Does social media cause radicalization?
On the topic of
brainwashing and terrorism, the jury is still out, David Tabachnick writes.
Professor of Political Science at Nipissing University
The San Bernardino massacre, which left 14 dead in California on Dec. 2 after a seemingly normal husband and wife went on a shooting spree, has prompted yet another round of alarm about the upsurge of radicalized citizens, somehow convinced to turn to terrorism by online jihadist propaganda.
Hillary Clinton, for example, explained, “If you look at the story about this woman, and maybe the man too, who got radicalized, self-radicalized, we’re going to need help from Facebook, and from YouTube and from Twitter.” The usually contradictory Donald Trump spoke along the same lines, putting it even more succinctly: “We came up with the Internet, but they’re using it better than we do,” he said. “They’re brainwashing these kids.”
On the face of it, it is hard to believe that reading Facebook posts, tweets or watching videos online, no matter how gory, can somehow transform someone into a homicidal extremist bent on destroying the West.
Yet, the authors of ISIS in America: From Retweets to Raqqa, a study released last month by George Washington University’s Program on Extremism, seem to conclude something along these lines. “Social media plays a crucial role in the radicalization and, at times, mobilization of U.S.-based ISIS sympathizers,” they warn. “Some members of this online echo chamber eventually make the leap from keyboard warriors to actual militancy.”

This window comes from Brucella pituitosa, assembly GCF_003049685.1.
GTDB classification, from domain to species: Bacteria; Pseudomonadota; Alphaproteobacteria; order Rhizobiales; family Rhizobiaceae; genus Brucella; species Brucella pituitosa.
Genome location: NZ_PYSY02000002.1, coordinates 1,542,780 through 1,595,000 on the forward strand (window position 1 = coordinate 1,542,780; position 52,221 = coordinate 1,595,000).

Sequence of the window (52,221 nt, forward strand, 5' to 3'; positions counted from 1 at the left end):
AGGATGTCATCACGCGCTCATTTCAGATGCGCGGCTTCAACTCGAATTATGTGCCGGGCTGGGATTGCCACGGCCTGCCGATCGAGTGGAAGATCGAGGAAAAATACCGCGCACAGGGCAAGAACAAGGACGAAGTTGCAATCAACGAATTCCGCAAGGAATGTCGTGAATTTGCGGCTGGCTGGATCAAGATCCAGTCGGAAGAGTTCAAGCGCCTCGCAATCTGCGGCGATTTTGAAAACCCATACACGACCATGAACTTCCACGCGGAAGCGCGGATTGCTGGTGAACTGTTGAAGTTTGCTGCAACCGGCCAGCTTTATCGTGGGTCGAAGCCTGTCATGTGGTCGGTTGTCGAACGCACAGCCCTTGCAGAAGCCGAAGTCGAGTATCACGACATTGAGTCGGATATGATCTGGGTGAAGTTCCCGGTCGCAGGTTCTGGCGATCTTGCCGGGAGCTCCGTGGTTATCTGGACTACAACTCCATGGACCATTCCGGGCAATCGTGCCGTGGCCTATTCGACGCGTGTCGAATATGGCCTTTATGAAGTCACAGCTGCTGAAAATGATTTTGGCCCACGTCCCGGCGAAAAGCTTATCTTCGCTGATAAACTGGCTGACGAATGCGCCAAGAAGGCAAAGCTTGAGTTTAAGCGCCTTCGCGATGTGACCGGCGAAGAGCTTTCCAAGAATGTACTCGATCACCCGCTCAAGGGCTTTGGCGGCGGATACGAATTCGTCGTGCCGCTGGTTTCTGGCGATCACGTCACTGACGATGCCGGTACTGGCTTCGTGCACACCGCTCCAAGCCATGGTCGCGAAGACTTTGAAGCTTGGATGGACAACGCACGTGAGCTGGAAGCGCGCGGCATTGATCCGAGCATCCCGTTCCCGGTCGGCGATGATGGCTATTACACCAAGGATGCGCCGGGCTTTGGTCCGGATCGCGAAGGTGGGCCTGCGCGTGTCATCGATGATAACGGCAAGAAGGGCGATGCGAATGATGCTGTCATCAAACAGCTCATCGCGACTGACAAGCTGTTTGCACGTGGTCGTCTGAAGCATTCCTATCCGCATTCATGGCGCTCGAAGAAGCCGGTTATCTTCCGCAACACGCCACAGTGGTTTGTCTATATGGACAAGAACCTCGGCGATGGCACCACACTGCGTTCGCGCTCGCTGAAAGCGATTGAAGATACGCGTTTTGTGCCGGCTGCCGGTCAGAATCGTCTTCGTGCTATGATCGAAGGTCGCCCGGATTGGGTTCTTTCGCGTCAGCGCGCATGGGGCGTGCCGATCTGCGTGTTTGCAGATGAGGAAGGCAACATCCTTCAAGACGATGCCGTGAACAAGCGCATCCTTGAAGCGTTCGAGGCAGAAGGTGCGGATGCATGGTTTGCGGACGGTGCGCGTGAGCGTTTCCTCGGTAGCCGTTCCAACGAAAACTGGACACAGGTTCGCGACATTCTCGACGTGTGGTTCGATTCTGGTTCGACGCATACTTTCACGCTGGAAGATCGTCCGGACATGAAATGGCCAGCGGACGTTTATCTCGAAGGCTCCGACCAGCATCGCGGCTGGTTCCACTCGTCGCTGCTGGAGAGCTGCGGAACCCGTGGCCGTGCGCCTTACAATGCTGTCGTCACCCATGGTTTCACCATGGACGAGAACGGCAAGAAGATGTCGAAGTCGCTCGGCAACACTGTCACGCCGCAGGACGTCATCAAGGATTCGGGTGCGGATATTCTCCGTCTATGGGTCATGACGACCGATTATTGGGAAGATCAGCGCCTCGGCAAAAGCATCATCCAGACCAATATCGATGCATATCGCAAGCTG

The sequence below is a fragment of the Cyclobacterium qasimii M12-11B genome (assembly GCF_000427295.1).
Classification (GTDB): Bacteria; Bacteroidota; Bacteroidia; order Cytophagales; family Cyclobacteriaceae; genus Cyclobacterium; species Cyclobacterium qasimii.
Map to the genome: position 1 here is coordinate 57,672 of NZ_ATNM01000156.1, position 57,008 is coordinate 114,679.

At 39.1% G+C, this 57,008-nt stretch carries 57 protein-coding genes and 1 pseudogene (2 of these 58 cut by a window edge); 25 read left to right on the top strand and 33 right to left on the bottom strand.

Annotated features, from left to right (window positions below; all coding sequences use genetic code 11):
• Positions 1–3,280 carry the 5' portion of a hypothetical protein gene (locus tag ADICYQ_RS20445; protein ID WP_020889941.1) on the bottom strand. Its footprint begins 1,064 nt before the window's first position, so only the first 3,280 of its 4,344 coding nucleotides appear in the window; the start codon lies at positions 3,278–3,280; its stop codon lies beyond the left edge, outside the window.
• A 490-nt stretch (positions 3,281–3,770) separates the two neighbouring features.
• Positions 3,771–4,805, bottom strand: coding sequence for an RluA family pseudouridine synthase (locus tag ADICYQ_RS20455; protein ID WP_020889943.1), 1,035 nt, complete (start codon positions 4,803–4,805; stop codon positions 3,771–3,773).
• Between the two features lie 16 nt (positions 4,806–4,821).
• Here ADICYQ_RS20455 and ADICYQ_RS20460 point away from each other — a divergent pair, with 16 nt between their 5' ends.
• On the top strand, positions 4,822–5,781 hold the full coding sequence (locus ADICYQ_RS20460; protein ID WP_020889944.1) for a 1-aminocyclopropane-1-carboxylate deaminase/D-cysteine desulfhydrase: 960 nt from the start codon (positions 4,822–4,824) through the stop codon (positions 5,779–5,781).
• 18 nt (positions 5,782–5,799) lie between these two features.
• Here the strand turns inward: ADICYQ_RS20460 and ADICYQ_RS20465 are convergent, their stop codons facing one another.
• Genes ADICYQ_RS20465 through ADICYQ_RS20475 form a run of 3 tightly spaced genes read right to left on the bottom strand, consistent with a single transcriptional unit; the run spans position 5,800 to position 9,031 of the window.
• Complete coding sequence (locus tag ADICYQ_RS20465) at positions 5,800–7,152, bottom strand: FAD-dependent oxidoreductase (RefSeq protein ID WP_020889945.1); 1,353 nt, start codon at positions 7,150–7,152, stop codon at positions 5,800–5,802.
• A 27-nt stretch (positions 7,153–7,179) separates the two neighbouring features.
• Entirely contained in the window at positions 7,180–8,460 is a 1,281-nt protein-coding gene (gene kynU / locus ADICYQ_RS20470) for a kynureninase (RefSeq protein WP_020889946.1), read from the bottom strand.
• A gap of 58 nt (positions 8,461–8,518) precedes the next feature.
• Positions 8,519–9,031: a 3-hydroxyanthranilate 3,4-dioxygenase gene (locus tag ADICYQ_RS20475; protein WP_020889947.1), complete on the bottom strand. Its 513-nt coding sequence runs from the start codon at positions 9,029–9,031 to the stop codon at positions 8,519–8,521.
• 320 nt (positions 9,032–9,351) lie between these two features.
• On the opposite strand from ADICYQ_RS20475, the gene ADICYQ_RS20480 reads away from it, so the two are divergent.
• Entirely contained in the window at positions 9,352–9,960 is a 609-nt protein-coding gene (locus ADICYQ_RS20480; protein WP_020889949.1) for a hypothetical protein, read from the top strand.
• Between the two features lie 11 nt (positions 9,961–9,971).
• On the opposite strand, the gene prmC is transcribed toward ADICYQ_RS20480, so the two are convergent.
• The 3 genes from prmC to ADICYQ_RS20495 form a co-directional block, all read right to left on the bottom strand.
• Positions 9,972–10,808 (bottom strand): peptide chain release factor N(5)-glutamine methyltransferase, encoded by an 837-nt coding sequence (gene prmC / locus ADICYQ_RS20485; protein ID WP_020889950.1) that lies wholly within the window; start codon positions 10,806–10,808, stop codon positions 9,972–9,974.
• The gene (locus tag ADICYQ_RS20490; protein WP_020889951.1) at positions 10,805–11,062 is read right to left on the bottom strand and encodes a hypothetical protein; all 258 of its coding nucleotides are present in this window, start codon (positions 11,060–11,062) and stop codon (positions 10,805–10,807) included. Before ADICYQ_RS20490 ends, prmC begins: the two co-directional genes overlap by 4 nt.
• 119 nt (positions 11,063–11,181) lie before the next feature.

But not everyone agrees. Jason Hart, a British social anthropologist, argues that terms such as brainwashing and radicalization are “weasel words” that excuse what are rational choices and severely limit our ability to understand why people come to support groups like the Islamic State. Simon Cottee argues the same in his cutting essay, “The Zoolander Theory of Terrorism,” published in The Atlantic. The idea that people can be so easily brainwashed to commit violent and criminal acts, as if they were imbeciles like the lead character played by Ben Stiller in the 2001 comedy that inspires the essay’s title, is to miss the point that terrorists “are not only not crazy, but also not stupid.”
This debate about brainwashing by internet has an interesting historical parallel. After the Korean War, there was widespread concern that American POWs had been brainwashed by their captors, converting them to embrace communism. A 1954 Associated Press article written under the headline, “Red Brainwashing Will Eventually Break Even the Strongest” captures the mood of the time well. Like now, the public was told that these soldiers had “signed a pact with the Devil,” their will destroyed and their reason eroded.
This panic later became the basis of the popular suspense movie The Manchurian Candidate. Meanwhile, studies soon showed that this sort of total conversion almost never occurred. Albert Biderman, a psychologist charged with reviewing the security risks of returning Air Force prisoners of war, concluded that concerns about brainwashing had more to do with American fear of communism than with actually events. Even under conditions of torture and depravation, very few prisoners fell prey to these efforts and those that did soon came out of it upon their release.
Of course, there are other studies of cults and totalitarian dictatorships that show brainwashing through mass propaganda can work and have long-term effects. But, it is simply too easy, if not irresponsible and dangerous, to accept that the reason why men and women, young and old, are joining or pledging allegiance to ISIS is because of some sort of online trickery or that drafting Facebook and Twitter is a smart strategy to fight terrorism.
In reality, terrorism has little to do with brainwashing. Instead, it seems to describe a set of rational, if not also condemnable and criminal, choices.